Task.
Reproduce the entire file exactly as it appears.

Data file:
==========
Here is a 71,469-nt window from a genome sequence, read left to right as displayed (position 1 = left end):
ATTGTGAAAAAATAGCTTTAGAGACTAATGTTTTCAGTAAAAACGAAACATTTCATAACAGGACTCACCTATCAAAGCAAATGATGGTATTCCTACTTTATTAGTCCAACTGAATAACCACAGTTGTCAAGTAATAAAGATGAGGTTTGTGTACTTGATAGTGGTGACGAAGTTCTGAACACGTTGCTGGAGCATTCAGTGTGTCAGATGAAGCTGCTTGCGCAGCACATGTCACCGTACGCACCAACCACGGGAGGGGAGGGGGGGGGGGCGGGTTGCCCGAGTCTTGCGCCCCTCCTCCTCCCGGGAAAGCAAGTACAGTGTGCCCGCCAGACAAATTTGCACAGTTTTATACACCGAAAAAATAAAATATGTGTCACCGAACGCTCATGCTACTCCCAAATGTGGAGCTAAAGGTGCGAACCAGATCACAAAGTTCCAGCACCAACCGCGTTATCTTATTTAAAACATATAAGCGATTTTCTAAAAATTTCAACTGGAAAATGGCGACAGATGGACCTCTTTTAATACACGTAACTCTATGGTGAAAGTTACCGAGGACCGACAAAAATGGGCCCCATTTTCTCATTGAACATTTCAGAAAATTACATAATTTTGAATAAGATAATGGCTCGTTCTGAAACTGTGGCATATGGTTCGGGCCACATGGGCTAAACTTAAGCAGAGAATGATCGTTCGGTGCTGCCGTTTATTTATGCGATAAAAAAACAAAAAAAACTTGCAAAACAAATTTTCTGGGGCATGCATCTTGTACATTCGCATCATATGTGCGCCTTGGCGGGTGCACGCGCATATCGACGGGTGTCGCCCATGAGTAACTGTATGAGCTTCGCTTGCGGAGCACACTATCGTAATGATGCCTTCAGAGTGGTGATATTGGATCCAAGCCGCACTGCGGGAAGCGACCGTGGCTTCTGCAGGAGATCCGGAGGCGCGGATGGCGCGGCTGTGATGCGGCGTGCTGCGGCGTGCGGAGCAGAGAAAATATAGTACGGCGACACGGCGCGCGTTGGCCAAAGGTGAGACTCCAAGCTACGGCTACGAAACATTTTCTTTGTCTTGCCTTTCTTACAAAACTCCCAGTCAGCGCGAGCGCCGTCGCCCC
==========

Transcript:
Here is a 71,469-nt window from a genome sequence, read left to right as displayed (position 1 = left end):
ATTGTGAAAAAATAGCTTTAGAGACTAATGTTTTCAGTAAAAACGAAACATTTCATAACAGGACTCACCTATCAAAGCAAATGATGGTATTCCTACTTTATTAGTCCAACTGAATAACCACAGTTGTCAAGTAATAAAGATGAGGTTTGTGTACTTGATAGTGGTGACGAAGTTCTGAACACGTTGCTGGAGCATTCAGTGTGTCAGATGAAGCTGCTTGCGCAGCACATGTCACCGTACGCACCAACCACGGGAGGGGAGGGGGGGGGGGCGGGTTGCCCGAGTCTTGCGCCCCTCCTCCTCCCGGGAAAGCAAGTACAGTGTGCCCGCCAGACAAATTTGCACAGTTTTATACACCGAAAAAATAAAATATGTGTCACCGAACGCTCATGCTACTCCCAAATGTGGAGCTAAAGGTGCGAACCAGATCACAAAGTTCCAGCACCAACCGCGTTATCTTATTTAAAACATATAAGCGATTTTCTAAAAATTTCAACTGGAAAATGGCGACAGATGGACCTCTTTTAATACACGTAACTCTATGGTGAAAGTTACCGAGGACCGACAAAAATGGGCCCCATTTTCTCATTGAACATTTCAGAAAATTACATAATTTTGAATAAGATAATGGCTCGTTCTGAAACTGTGGCATATGGTTCGGGCCACATGGGCTAAACTTAAGCAGAGAATGATCGTTCGGTGCTGCCGTTTATTTATGCGATAAAAAAACAAAAAAAACTTGCAAAACAAATTTTCTGGGGCATGCATCTTGTACATTCGCATCATATGTGCGCCTTGGCGGGTGCACGCGCATATCGACGGGTGTCGCCCATGAGTAACTGTATGAGCTTCGCTTGCGGAGCACACTATCGTAATGATGCCTTCAGAGTGGTGATATTGGATCCAAGCCGCACTGCGGGAAGCGACCGTGGCTTCTGCAGGAGATCCGGAGGCGCGGATGGCGCGGCTGTGATGCGGCGTGCTGCGGCGTGCGGAGCAGAGAAAATATAGTACGGCGACACGGCGCGCGTTGGCCAAAGGTGAGACTCCAAGCTACGGCTACGAAACATTTTCTTTGTCTTGCCTTTCTTACAAAACTCCCAGTCAGCGCGAGCGCCGTCGCCCC